Seafood lovers hooked on $1 oyster nights may soon have to find a new source of comfort for the work week blues.
What's at Stake
Alaska’s coastal waterways have been tainted by discharges of polluted water from cruise ships. Earthjustice sued and the state, after extended litigation, agreed to reconsider and strengthen its standards.
Earthjustice is representing the Campaign to Safeguard America’s Waters, a project of Earth Island Institute and Friends of the Earth in challenging the Alaska Department of Environmental Conservation’s decision to grant the permit that authorizes cruise ships to continue dumping pollutants without meeting the standards required by law. Every summer about one million visitors come to Alaska on cruise ships, which dump wastewater into Alaskan coastal waters and leave partially-treated sewage, heavy metals and chemical pollutants in their wakes.
On June 6, 2011, the Alaska Superior Court sided with our clients, holding that the agency needs to reconsider its permit decision in light of the organizations’ challenge. When the agency failed to act in a timely manner, Earthjustice returned to court and won an order requiring the agency to decide the issue by August 31, 2012. The agency’s eventual decision on August 31 acknowledged flaws in the current permit and remanded it back to the division of water with specific instructions on how to avoid similar deficiencies in next year’s permit. This decision is a victory for Alaskans who depend on clean water to ensure the health and survival of fish and other marine and coastal resources.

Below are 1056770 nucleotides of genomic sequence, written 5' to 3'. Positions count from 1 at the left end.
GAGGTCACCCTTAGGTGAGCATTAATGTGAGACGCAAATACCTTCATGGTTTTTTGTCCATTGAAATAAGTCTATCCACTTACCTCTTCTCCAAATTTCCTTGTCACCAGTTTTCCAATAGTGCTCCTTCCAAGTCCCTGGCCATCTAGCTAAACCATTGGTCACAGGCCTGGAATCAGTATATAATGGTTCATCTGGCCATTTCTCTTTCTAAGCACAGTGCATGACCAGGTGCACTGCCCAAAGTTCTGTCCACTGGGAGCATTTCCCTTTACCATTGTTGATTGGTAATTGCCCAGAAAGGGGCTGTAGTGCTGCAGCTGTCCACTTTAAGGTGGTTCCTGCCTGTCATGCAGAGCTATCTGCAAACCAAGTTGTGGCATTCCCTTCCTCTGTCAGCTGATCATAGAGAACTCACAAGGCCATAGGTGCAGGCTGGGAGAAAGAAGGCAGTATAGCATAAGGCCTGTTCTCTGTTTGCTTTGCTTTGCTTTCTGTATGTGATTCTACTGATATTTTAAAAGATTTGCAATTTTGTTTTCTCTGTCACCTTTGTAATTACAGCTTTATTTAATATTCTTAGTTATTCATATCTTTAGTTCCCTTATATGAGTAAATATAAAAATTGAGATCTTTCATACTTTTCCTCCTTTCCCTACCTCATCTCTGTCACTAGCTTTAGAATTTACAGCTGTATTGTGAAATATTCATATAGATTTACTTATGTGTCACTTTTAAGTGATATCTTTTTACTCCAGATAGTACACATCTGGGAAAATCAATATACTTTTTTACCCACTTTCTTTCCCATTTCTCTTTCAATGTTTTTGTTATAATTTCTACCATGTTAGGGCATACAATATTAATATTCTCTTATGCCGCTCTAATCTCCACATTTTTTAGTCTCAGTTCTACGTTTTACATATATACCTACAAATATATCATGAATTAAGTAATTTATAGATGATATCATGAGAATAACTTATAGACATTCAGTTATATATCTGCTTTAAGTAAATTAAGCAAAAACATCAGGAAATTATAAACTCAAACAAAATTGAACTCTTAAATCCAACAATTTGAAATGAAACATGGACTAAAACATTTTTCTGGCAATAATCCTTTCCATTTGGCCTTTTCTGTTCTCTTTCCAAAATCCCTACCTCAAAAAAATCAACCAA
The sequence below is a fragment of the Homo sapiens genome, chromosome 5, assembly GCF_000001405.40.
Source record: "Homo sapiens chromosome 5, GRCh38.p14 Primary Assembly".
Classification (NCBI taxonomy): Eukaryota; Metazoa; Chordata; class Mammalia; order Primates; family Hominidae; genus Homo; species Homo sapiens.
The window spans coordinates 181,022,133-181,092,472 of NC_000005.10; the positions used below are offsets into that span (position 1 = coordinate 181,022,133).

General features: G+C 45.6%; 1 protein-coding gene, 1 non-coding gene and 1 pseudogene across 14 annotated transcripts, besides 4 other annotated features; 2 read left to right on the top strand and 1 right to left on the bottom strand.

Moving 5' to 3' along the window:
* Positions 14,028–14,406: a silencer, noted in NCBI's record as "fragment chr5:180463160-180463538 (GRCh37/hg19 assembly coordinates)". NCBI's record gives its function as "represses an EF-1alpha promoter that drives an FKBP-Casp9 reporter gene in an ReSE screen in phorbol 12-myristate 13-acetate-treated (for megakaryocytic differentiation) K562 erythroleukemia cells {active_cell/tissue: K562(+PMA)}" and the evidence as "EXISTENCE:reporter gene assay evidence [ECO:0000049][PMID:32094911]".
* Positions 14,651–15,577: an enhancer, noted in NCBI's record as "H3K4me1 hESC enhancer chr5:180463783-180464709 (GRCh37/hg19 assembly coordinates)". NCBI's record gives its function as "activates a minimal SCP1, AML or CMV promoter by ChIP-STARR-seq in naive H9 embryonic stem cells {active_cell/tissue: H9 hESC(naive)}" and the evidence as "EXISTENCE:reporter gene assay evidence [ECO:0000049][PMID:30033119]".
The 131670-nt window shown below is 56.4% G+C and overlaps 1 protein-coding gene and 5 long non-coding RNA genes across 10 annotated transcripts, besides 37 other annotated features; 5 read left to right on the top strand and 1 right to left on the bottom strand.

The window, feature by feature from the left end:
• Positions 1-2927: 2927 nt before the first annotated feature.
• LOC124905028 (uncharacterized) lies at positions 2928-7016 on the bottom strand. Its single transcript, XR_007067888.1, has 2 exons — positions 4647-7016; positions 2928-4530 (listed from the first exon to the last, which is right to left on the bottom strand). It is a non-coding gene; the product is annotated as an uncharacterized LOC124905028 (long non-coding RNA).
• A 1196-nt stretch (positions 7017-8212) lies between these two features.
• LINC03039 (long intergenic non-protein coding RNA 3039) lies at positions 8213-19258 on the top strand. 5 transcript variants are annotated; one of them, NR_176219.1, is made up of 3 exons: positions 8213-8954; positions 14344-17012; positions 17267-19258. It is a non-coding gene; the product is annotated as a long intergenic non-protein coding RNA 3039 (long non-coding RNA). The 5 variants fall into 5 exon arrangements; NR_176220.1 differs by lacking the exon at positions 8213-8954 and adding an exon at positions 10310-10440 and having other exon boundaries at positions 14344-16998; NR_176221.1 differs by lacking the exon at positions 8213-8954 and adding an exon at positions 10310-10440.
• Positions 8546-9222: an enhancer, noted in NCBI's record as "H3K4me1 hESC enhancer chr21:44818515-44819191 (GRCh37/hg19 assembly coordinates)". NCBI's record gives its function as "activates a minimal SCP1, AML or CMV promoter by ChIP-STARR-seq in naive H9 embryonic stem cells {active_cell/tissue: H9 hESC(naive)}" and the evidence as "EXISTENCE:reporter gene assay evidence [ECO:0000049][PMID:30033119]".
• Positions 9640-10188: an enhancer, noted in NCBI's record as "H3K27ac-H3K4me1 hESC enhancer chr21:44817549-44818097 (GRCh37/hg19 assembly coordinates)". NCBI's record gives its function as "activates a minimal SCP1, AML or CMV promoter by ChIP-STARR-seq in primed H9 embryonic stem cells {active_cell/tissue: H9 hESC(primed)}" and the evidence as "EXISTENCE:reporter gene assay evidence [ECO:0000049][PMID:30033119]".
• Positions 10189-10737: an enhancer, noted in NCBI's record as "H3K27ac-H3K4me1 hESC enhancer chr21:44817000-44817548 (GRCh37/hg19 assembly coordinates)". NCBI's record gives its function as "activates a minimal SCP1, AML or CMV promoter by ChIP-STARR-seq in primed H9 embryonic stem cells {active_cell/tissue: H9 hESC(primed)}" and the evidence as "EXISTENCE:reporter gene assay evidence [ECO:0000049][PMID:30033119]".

Climate change ruins breakfast for everyone
Recently, Earthjustice staffer Jessica Knoblauch spoke with Gershon Cohen, project director of the Campaign to Safeguard America’s Waters. In June, Earthjustice successfully defended an Alaskan ballot initiative that Cohen co-authored, which called for cruise ships to stop discharging waste into Alaska’s pristine waters.
JK: How did you first learn about cruise ship pollution?